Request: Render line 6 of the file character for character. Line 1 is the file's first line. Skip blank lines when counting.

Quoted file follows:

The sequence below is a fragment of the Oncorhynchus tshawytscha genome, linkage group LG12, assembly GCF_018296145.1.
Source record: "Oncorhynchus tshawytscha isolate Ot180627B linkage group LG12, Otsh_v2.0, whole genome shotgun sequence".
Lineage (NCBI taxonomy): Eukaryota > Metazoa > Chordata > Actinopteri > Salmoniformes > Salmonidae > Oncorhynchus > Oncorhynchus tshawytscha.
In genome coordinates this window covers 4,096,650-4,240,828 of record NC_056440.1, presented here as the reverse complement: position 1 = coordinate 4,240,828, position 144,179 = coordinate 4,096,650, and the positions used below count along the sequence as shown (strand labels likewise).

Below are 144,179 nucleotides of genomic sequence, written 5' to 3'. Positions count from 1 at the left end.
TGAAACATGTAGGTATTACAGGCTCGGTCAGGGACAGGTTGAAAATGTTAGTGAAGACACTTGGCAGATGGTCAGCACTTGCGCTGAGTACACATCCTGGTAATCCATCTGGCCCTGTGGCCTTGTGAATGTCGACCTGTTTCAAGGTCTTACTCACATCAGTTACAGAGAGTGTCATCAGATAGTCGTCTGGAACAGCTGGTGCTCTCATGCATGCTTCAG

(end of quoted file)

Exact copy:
TGAAACATGTAGGTATTACAGGCTCGGTCAGGGACAGGTTGAAAATGTTAGTGAAGACACTTGGCAGATGGTCAGCACTTGCGCTGAGTACACATCCTGGTAATCCATCTGGCCCTGTGGCCTTGTGAATGTCGACCTGTTTCAAGGTCTTACTCACATCAGTTACAGAGAGTGTCATCAGATAGTCGTCTGGAACAGCTGGTGCTCTCATGCATGCTTCAG